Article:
George Stout

For the art conservator, see George L. Stout.

George Frederick Stout (/stt/; 6 January 1860, South Shields – 18 August 1944, Sydney), usually cited as G. F. Stout, was a leading English philosopher and psychologist.[1]


Born in South Shields, Stout studied psychology at Cambridge University under James Ward.[2] Like Ward, Stout employed a philosophical approach to psychology and opposed the theory of associationism.[3]

It was as a fellow of St. John’s College, Cambridge (1884–96), that Stout published his first work in 1896: the two-volume Analytic Psychology, whose view of the role of activity in intellectual processes was later verified experimentally by the Swiss psychologist Jean Piaget.[3] The work contains numerous references to Franz Brentano, Kazimierz Twardowski, Carl Stumpf, Christian von Ehrenfels, and Alexius Meinong.[4] The term "analytic psychology" is a translation of Brentano's term "descriptive psychology"[5] (cf. also Analytic psychology (Dilthey)).

Stout was appointed to a new lectureship in Comparative Psychology at the University of Aberdeen in 1896, before becoming reader in mental philosophy at the University of Oxford (1898–1902), where he published his Manual of Psychology in 1899. This work formulated many principles later developed experimentally by the Gestalt school of psychology.[3] Leaving Oxford, from 1903 to 1936, Stout served as professor of logic and metaphysics at St. Andrews, Fife, where he published another major work, Mind and Matter in 1931. He remained at St. Andrews until his retirement thirty years later, in 1936.[1]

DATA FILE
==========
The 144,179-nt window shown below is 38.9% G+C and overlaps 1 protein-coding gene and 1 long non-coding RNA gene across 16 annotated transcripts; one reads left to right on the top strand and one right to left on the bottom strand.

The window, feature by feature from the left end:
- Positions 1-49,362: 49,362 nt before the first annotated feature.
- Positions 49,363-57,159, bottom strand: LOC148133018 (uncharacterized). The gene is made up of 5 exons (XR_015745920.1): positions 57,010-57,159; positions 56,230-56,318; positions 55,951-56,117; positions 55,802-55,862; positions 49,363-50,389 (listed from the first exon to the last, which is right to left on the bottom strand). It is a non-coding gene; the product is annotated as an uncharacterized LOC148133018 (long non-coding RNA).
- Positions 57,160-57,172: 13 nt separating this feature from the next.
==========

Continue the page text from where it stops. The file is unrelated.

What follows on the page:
Upon his retirement, Stout left for Australia to be with his son. He died in Sydney in 1944.

Over the course of his career, Stout taught a number of notable students, including G. E. Moore and Bertrand Russell at Cambridge University.[6] In addition, from 1891 to 1920, he served as editor of Mind, a leading philosophical journal, and was president of Aristotelian Society from 1899 to 1904. In metaphysics, Stout is well known for his contribution to trope theory, specifically in the form of a 1923 paper for the Aristotelian Society.[7]

Significant publications

See also


  1. 1 2 "George Frederick Stout, 1860 - 1944, Professor of Logic and Metaphysics, University of St. Andrews". Templeton Foundation. Retrieved 2 January 2011.
  2. "Stout, George, Frederick (STT879GF)". A Cambridge Alumni Database. University of Cambridge.
  3. 1 2 3 "George Frederick Stout". Encyclopaedia Britannica. Retrieved 19 March 2014.
  4. Liliana Albertazzi, Immanent Realism: An Introduction to Brentano, Springer, 2006, p. 321.
  5. Maria van der Schaar, G. F. Stout and the Psychological Origins of Analytic Philosophy, Springer, 2013, p. 2.
  6. Maria van der Schaar, G. F. Stout and the Psychological Origins of Analytic Philosophy, Springer, 2013, p. viii.
  7. G. F. Stout. "Are The Characteristics of Particular Things Universal or Particular?". Proceedings of the Aristotelian Society (Supplementary). 3: 114–122.

Further reading

External links

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